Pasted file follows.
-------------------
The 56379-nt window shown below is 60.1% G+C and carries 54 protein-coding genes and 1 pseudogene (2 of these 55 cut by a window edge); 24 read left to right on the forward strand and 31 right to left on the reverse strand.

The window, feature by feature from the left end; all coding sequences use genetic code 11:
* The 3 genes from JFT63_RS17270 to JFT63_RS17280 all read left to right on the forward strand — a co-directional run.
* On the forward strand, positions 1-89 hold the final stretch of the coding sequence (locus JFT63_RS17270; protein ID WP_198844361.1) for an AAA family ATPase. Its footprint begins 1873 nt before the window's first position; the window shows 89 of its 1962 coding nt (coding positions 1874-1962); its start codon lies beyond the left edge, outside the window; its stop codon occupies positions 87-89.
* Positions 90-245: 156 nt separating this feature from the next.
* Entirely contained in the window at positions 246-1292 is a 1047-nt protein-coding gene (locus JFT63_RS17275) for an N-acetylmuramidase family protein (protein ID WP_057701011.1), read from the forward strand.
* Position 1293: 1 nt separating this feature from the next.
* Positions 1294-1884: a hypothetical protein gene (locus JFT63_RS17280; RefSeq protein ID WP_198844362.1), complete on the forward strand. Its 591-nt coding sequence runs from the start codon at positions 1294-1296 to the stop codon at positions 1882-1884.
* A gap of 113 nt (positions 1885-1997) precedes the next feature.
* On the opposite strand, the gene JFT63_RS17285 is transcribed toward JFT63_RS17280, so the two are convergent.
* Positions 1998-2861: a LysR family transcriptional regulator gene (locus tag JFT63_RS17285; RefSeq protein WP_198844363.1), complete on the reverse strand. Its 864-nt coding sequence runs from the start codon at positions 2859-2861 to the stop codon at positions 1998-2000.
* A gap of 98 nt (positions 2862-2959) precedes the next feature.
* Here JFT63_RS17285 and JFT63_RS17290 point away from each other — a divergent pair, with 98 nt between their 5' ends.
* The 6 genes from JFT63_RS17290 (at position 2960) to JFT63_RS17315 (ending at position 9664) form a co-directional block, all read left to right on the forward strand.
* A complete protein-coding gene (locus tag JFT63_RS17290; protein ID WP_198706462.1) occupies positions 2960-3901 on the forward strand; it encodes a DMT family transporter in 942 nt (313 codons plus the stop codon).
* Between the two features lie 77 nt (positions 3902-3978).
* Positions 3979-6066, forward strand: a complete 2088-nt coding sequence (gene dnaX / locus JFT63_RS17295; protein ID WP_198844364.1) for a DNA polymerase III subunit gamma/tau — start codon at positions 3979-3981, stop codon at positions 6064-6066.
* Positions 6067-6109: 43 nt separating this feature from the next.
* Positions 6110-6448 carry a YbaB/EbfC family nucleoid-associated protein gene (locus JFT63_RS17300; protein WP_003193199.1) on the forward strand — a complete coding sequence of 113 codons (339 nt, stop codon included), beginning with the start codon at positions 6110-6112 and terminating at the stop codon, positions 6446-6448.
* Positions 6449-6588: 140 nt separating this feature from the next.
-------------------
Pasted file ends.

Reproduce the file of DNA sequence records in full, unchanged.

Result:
The 56379-nt window shown below is 60.1% G+C and carries 54 protein-coding genes and 1 pseudogene (2 of these 55 cut by a window edge); 24 read left to right on the forward strand and 31 right to left on the reverse strand.

The window, feature by feature from the left end; all coding sequences use genetic code 11:
* The 3 genes from JFT63_RS17270 to JFT63_RS17280 all read left to right on the forward strand — a co-directional run.
* On the forward strand, positions 1-89 hold the final stretch of the coding sequence (locus JFT63_RS17270; protein ID WP_198844361.1) for an AAA family ATPase. Its footprint begins 1873 nt before the window's first position; the window shows 89 of its 1962 coding nt (coding positions 1874-1962); its start codon lies beyond the left edge, outside the window; its stop codon occupies positions 87-89.
* Positions 90-245: 156 nt separating this feature from the next.
* Entirely contained in the window at positions 246-1292 is a 1047-nt protein-coding gene (locus JFT63_RS17275) for an N-acetylmuramidase family protein (protein ID WP_057701011.1), read from the forward strand.
* Position 1293: 1 nt separating this feature from the next.
* Positions 1294-1884: a hypothetical protein gene (locus JFT63_RS17280; RefSeq protein ID WP_198844362.1), complete on the forward strand. Its 591-nt coding sequence runs from the start codon at positions 1294-1296 to the stop codon at positions 1882-1884.
* A gap of 113 nt (positions 1885-1997) precedes the next feature.
* On the opposite strand, the gene JFT63_RS17285 is transcribed toward JFT63_RS17280, so the two are convergent.
* Positions 1998-2861: a LysR family transcriptional regulator gene (locus tag JFT63_RS17285; RefSeq protein WP_198844363.1), complete on the reverse strand. Its 864-nt coding sequence runs from the start codon at positions 2859-2861 to the stop codon at positions 1998-2000.
* A gap of 98 nt (positions 2862-2959) precedes the next feature.
* Here JFT63_RS17285 and JFT63_RS17290 point away from each other — a divergent pair, with 98 nt between their 5' ends.
* The 6 genes from JFT63_RS17290 (at position 2960) to JFT63_RS17315 (ending at position 9664) form a co-directional block, all read left to right on the forward strand.
* A complete protein-coding gene (locus tag JFT63_RS17290; protein ID WP_198706462.1) occupies positions 2960-3901 on the forward strand; it encodes a DMT family transporter in 942 nt (313 codons plus the stop codon).
* Between the two features lie 77 nt (positions 3902-3978).
* Positions 3979-6066, forward strand: a complete 2088-nt coding sequence (gene dnaX / locus JFT63_RS17295; protein ID WP_198844364.1) for a DNA polymerase III subunit gamma/tau — start codon at positions 3979-3981, stop codon at positions 6064-6066.
* Positions 6067-6109: 43 nt separating this feature from the next.
* Positions 6110-6448 carry a YbaB/EbfC family nucleoid-associated protein gene (locus JFT63_RS17300; protein WP_003193199.1) on the forward strand — a complete coding sequence of 113 codons (339 nt, stop codon included), beginning with the start codon at positions 6110-6112 and terminating at the stop codon, positions 6446-6448.
* Positions 6449-6588: 140 nt separating this feature from the next.